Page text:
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    Quote Originally Posted by DMMike View Post
    If a game is GM-less, my first concern is knowing that everyone gets treated fairly, and especially that no player is too domineering for the others.
    I think that this is an important point. One of the problems I've noticed with cooperative board games is that in practice, they tend to devolve to a single more experienced, more domineering, or more tactical player playing all the roles and directing all the other participants. It's rare that you see one where everyone is getting equal input as to what the teams plan is, or even has full control of their character without censure from the other players. Having a GM at the table can help mitigate this if everyone has equal access to the GM and the GM is encouraging and validating their play as an individual. It doesn't go away completely in an RPG, but even if the GM isn't intentionally doing this, the GM's desires for the game to not be metagamed tend to coincide with validating each player's individual and uncensored play, and the GM can enforce this by setting rules regarding how propositions are offered or when advice can be given to other players (typically by restricting this to IC communication).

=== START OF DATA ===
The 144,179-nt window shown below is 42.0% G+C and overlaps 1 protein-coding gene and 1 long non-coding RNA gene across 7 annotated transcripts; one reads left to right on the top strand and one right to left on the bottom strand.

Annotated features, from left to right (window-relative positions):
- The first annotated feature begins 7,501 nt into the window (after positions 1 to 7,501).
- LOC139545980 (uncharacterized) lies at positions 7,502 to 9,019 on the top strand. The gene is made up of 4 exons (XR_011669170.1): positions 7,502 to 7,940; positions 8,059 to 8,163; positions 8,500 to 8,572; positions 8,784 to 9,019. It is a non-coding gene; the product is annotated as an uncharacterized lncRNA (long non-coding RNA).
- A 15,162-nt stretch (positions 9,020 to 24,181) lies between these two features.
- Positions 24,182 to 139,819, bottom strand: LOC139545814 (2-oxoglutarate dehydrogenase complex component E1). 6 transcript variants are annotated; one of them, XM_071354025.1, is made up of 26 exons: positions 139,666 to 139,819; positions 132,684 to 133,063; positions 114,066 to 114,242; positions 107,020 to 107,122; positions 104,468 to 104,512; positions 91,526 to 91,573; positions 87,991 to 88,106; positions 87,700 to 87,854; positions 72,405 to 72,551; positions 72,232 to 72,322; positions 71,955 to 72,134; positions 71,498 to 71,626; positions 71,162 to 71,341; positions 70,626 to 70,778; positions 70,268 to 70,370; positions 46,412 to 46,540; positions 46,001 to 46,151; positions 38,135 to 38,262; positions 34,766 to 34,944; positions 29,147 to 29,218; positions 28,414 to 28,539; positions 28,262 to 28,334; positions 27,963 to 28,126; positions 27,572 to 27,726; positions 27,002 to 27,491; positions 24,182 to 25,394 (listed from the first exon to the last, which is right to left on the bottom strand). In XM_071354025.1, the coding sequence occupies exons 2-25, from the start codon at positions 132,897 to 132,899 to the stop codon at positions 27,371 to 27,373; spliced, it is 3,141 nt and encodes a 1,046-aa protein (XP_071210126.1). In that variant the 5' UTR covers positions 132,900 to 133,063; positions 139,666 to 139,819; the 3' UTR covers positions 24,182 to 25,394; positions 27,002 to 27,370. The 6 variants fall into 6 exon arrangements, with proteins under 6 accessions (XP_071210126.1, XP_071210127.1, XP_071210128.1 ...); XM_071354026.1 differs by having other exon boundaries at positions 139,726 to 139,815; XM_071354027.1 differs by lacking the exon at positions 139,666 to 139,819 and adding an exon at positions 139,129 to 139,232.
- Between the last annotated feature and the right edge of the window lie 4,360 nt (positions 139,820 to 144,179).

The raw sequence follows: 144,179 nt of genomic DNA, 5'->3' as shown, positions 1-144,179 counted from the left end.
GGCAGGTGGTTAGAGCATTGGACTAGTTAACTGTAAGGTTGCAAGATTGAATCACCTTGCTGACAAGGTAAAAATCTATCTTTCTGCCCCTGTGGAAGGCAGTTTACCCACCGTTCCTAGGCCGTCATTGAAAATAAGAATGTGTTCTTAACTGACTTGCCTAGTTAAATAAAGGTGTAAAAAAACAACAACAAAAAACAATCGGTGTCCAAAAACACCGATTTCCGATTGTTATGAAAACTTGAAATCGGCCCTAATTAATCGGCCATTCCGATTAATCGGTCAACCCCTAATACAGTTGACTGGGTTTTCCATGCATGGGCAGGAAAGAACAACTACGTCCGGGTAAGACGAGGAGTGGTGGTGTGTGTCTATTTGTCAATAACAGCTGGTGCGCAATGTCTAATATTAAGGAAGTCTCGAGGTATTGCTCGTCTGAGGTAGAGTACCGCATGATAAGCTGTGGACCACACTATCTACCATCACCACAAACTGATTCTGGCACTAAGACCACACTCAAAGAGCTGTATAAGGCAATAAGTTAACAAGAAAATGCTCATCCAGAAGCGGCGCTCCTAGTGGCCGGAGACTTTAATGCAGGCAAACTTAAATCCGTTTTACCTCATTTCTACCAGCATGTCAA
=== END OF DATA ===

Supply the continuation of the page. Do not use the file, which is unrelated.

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    Quote Originally Posted by DMMike View Post
    Ouch. Well, the HBO GoT writers do have a lot of wrapping up to do in a limited amount of time. But I'm with you on the GMed (George Martin-ed) part of the show being more...captivating.
    I've read some nice analysis of writing that puts it like this: It isn't that they are being "extemporaneous" - they are still following the outline G.R.R.M. gave them. It is that with a fixed number of episodes left, they had to allow the plot to drive events, rather than characterization. The show's problem is that now characters must get from A to B for the big finishes, whether doing so seems in-character for them or not.

    So, not so much being extemporaneous, as it being heavily railroaded.

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    Quote Originally Posted by Tony Vargas View Post